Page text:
Q1 - You forgot/didn't bother to show that if (*) has a solution then n is even. Whether that is OK is up for debate because the question requires you to "deduce" that (*) has no solutions from these earlier parts. You may be able to get away with it for the first equation because it explicitly asks you to show that n^2 is a factor of 54, which is a fact you've based your argument upon but you certainly haven't deduced that (**) has no solutions from the fact that n must be even as requested so you may be punished quite heavily for that.
My mark: 12/20 (being generous - I'm not sure how lenient they would be)
Q2 - As you say, you've made quite the meal of the second part. After choosing a, you could have just noted that you need to choose (preferably small) N s.t.
for some integer n (as the denominator is already 5^3). Since you want N to be small, looking around the 60 mark for cubes would have been the next obvious step and you could have chosen N by inspection from there. You've also either made a small error in your division or a typo as there is one too many 9's in your approximation.
My mark: 18/20
Q3 - I think you have put in slightly too much effort in here too, you could just as easily have expressed
in partial fractions directly rather than doing it twice. The sum at the end should come to 1, rather than 1/2 (mistake is on the 4th line from the bottom, two equality signs in).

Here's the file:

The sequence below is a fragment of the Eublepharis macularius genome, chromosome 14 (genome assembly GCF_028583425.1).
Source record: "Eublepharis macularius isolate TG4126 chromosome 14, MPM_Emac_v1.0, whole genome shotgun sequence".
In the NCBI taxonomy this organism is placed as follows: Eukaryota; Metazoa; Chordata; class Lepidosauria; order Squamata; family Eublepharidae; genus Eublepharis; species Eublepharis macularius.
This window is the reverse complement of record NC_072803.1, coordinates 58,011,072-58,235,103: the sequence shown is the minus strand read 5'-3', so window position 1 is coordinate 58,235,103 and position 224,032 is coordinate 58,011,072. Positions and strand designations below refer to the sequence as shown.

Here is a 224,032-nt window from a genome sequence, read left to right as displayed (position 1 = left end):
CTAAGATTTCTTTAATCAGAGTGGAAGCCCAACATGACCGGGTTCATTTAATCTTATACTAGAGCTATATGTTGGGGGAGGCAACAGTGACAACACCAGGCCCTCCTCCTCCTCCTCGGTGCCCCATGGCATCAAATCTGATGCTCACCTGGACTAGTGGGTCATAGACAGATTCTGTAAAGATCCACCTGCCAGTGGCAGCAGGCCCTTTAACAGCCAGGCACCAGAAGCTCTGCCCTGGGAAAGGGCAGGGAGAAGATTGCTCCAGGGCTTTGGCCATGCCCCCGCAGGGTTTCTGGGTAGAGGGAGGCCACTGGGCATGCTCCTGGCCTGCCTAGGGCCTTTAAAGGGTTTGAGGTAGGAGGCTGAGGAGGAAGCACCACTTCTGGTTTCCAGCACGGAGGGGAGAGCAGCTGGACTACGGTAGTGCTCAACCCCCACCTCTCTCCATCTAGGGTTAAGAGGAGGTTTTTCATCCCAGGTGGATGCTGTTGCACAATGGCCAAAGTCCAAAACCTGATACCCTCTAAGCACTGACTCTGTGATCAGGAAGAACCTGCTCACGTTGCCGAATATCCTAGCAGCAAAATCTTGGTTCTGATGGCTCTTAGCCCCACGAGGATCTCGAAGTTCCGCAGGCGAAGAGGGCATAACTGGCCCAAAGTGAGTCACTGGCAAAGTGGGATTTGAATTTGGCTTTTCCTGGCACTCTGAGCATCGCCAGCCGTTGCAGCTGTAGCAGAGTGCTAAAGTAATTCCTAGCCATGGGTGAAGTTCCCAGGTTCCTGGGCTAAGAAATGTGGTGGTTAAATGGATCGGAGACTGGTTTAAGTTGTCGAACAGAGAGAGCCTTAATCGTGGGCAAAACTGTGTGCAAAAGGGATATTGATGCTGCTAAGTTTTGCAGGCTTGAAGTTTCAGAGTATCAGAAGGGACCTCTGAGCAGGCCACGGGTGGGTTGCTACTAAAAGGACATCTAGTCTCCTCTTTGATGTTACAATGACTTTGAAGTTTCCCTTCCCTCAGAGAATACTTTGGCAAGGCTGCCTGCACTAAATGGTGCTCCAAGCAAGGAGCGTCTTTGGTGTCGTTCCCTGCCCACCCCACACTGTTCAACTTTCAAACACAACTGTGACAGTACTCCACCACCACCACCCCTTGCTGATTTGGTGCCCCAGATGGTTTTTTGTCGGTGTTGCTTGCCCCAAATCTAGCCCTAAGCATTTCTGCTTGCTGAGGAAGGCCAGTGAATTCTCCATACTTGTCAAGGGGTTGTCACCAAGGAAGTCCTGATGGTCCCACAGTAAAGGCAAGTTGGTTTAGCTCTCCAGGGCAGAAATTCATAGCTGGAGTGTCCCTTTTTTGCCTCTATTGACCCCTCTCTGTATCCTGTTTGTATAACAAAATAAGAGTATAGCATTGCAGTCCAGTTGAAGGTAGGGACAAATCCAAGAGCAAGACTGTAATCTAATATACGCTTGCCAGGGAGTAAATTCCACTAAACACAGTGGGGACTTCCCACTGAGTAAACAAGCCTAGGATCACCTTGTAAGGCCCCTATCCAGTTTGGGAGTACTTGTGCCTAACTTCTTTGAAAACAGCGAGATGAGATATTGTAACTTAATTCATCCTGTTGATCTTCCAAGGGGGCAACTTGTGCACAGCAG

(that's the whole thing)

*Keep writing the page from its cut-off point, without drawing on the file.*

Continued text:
My mark: 19/20
Q12 - it's not one that I bothered doing so I can't really comment.
Q5 - If I'm going to be honest, I don't think this would have got you any marks at all. You don't seem to have used the geometrical interpretation of |z_1 - z_2| to prove the triangle inequality, as asked in the question and as you say, there isn't really much of an inductive step in your proof of the general case. If you need a hint, add
to both sides of your n=k assumed inequality and use the triangle inequality you proved at the start.
My mark: 1/20
Q7 - This was mostly fine, might be worth familiarising yourself with the definition of a strictly increasing function (at A-Level, a function f is said to be strictly increasing over a particular interval if
in that interval. Equivalently, with such functions,
(with equality iff
) for each pair of such
over said interval). This would have saved you from having to find the turning points. For the last part, you want to find an expression for F'(x) in terms of F(x) and other functions, and deduce it's sign from there.
My mark: 16/20
Overall opinion: Low grade 1/high grade 2 (66 marks) excluding Q12, which probably makes it a comfortable grade 1 overall.